Before I-Am-The-Man is led underground through a cave in Kentucky by an eyeless Virgil, it is explained to him that ‘Spiritualistic investigations, unfortunately, are considered by scientific men too often as reaching backward only. […] Man must yet search by the agency of senses and spirit…and he who refuses to bow to the Creator and honor his handiwork discredits himself.’ What follows are hundreds of pages of scientific and spiritual inquiry as I-Am-The-Man moves deeper into the Earth in his narrative, while debating his journey with Drury in the secondary narrative and forcing Drury to test the scientific validity of I-Am-The-Man’s observations. These experiments and research topics are fully detailed in Drury’s narrative. Though again not explicitly Christian in its intent, Etidorhpa uses ideas from Spiritualism to navigate new scientific theories for the reader’s benefit. Large tracts are given over to discussions about the nature of volcanoes, light, motion, energy, and gravitation. Detailed experiments, easily replicated at home by the reader, are demonstrated by Drury and I-Am-The-Man, such as beakers and tubes that illustrate the movement of water through the Earth (chapter 27). The tangible professor Daniel Vaughn is written into the text to explain his theory on gravitation (which conforms to what I-Am-The-Man claims about the interior of the world) to Drury, and Lloyd includes both footnotes to this, and a paratextual essay on Professor Vaughn’s life, certifying to the reader his existence. These experiments stand alongside rhetorical debates about proving/disproving the essence of the human soul and consciousness and warning against materialism overtaking the hope of heaven. I-Am-The-Man states, ‘One man of science steals the body, another man of science takes away the soul, the third annihilates heaven’, reminding readers that for all the study of the physical world being presented, this should not be at the expense of the human spirit.
As Etidorhpa began to disseminate among a public both interested and confused by what they were reading, Lloyd found himself answering inquiries about the nature of the book, in which he did nothing to refute the notion that he was not the author of a fiction, merely a publisher, as demonstrated in this letter to one of his subscribers in 1895, dating from the first publication.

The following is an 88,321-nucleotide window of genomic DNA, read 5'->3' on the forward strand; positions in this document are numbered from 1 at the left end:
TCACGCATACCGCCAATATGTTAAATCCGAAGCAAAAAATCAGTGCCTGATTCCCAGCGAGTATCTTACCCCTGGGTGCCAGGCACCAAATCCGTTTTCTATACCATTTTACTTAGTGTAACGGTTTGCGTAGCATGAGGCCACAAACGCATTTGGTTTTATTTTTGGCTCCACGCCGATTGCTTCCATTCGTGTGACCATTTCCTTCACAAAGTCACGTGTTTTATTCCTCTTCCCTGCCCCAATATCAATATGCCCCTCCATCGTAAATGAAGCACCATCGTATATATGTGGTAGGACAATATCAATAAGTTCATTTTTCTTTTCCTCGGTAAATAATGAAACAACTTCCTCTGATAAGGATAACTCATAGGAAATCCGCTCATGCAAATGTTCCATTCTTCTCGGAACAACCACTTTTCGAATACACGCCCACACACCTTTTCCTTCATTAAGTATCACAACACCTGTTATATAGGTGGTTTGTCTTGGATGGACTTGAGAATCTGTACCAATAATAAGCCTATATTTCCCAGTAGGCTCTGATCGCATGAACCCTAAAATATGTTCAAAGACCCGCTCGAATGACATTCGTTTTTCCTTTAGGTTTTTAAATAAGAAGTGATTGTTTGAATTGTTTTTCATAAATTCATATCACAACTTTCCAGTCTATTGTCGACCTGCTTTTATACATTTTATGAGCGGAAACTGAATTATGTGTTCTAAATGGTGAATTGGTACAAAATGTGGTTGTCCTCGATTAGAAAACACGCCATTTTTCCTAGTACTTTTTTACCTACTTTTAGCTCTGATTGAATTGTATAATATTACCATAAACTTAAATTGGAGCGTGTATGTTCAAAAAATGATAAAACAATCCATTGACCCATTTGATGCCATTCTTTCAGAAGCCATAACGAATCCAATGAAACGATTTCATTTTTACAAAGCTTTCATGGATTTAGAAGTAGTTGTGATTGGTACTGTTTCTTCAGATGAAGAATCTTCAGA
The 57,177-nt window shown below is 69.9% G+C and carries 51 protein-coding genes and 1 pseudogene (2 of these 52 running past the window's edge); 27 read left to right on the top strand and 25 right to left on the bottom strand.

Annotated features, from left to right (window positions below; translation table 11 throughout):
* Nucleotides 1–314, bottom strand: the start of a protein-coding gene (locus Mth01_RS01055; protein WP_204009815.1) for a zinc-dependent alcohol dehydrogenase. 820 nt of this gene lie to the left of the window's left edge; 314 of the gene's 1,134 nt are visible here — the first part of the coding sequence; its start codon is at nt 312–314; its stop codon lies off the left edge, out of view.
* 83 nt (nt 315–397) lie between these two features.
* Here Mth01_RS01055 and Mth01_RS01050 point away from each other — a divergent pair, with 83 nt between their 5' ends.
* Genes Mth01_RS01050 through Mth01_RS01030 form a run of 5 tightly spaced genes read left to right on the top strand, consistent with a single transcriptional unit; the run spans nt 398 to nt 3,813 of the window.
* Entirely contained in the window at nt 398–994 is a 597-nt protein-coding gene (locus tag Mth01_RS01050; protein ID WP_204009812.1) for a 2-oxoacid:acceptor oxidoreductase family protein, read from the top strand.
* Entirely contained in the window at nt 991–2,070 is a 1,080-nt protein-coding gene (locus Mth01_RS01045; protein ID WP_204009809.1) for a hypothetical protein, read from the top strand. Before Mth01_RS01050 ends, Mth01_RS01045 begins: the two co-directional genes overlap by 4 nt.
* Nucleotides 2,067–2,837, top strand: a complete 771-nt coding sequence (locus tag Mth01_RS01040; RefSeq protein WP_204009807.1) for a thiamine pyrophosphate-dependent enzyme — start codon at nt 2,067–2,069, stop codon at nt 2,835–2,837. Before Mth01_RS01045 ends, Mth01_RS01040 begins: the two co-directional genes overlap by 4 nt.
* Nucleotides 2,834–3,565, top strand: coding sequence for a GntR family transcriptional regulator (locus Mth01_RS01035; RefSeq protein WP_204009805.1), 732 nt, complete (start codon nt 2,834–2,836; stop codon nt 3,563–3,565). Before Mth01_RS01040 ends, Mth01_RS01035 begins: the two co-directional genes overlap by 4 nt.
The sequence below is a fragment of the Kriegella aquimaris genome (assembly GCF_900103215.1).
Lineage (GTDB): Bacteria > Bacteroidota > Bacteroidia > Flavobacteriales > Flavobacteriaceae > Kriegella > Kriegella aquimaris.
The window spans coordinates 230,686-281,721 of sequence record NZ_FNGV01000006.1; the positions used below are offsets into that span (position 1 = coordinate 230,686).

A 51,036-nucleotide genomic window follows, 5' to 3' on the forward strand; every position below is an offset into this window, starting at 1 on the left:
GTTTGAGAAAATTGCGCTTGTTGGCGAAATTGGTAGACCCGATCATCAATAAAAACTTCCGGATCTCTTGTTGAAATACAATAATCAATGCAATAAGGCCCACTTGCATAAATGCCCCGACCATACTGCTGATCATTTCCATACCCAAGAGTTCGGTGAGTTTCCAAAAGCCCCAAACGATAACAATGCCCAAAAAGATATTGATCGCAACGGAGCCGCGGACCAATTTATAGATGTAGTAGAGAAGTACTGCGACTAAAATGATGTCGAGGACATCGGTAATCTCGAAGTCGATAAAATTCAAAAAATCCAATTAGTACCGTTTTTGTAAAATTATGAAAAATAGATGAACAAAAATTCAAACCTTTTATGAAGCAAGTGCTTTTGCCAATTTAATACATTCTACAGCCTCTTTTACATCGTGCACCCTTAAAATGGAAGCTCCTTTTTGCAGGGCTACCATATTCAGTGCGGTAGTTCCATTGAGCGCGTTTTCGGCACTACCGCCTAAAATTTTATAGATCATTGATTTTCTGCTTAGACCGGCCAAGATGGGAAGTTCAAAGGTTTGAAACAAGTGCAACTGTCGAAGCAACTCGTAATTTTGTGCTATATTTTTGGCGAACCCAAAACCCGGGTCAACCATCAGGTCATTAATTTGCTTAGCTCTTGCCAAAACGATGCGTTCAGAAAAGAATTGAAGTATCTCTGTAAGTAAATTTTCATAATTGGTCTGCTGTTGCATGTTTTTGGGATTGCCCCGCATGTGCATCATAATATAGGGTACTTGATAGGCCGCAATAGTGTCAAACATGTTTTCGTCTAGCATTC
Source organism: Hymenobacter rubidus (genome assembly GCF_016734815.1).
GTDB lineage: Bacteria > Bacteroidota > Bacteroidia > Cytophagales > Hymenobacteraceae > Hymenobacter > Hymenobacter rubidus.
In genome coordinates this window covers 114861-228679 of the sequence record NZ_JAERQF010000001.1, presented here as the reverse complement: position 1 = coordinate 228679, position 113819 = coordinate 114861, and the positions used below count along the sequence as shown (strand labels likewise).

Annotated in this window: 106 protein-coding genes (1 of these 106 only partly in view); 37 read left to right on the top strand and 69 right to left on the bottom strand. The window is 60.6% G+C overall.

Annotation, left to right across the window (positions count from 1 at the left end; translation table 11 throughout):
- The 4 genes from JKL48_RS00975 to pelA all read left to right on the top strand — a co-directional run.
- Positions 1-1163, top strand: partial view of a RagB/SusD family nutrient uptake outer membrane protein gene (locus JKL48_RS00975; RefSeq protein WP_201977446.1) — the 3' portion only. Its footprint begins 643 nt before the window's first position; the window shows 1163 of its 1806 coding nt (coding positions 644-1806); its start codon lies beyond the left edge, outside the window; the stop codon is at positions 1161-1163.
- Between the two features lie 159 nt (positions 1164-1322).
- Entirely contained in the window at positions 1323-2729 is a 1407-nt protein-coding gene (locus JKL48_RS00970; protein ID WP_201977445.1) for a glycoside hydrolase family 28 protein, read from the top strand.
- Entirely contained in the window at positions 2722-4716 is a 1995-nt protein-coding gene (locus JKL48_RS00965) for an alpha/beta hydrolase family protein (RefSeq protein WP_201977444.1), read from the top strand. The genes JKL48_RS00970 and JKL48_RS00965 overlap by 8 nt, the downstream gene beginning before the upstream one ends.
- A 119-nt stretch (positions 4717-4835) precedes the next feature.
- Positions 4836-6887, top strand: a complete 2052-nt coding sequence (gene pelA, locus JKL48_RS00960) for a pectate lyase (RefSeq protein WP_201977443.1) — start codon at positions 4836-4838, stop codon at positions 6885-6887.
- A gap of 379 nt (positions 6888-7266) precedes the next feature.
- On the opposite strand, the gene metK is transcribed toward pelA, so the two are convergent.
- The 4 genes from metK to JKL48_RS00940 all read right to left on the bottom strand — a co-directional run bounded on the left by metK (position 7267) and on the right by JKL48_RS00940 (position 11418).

Dear Prof Buck,
Please accept my thanks for your very kind letter. I have no hesitancy in saying that you will see in and through this book, much that is covered to most persons. Neither do I hesitate to say that in bringing this book before the public I bring to myself care and troubles that you cannot forsee and that I appreciate highly your words of encouragement.
It matters little who recorded the words, nothing at all, the question that concerns me is have I done my part creditably? A work must be done well or done over again and I hope that this will not have to be repeated by another person.
Some of us come into the world to teach, we cannot evade our destiny. Whether we teach from our own selves or from others, is of no moment, the important point is whether we teach properly. Will the result of our instruction tend to elevate the thought of others and thus lead to truth and self humility, to love and charity?
Etidorhpa is not an idle creation. The mission of this book is unseen by most of its readers. The thought current will be felt though by every reader and it pains me to appreciate the fact that to some the beauties of the work will serve but to deepen their hatred of conceptions holy and sublime. I will send Prof Crawford a copy complimentary in your care and will be pleased to have him read it and drop me a line. He will not agree with some portions.
You speak of taking the volume to which you subscribed. Please do not do so from any sense of obligation. While I feel that you can make good use of an extra copy, still, I do not want you to pay for a book simply because you sent in a subscription.
Today, or tomorrow, all the books for Cincinnati or vicinity will be delivered.
Very Sincerely Yours
John Uri Lloyd
Lloyd is insinuating that he is only fulfilling a mandate or ‘destiny’ and is publishing Etidorhpa despite the troubles it will bring down on him. This is the same sort of claim we find in other works, such as Al-modad, that the author is merely a prophet fulfilling their moral duty to publish ‘the truth’ for public enlightenment.
 Neil Harris. Cultural Excursions: Marketing Appetites and Cultural Tastes in Modern America. (Chicago: University of Chicago Press, 1990). 151.
 Standish, Hollow Earth, 218.
 Marcus Boon, The Road of Excess: A History of Writers on Drugs. (Harvard, MA: Harvard University Press, 2002), 228.
 John Uri Lloyd. Etidorhpa: The Strange History of a Mysterious Being, 8th ed., (Cincinnati: The Robert Clark Company, 1897), 42.
 Ibid., 95.
 Lloyd, 193.
 ‘A Letter about Etidorhpa by John Uri Lloyd in 1895’. < http://www.oocities.org/lloydeclectic/lloyd2buck.html> Accessed 01.08.2012.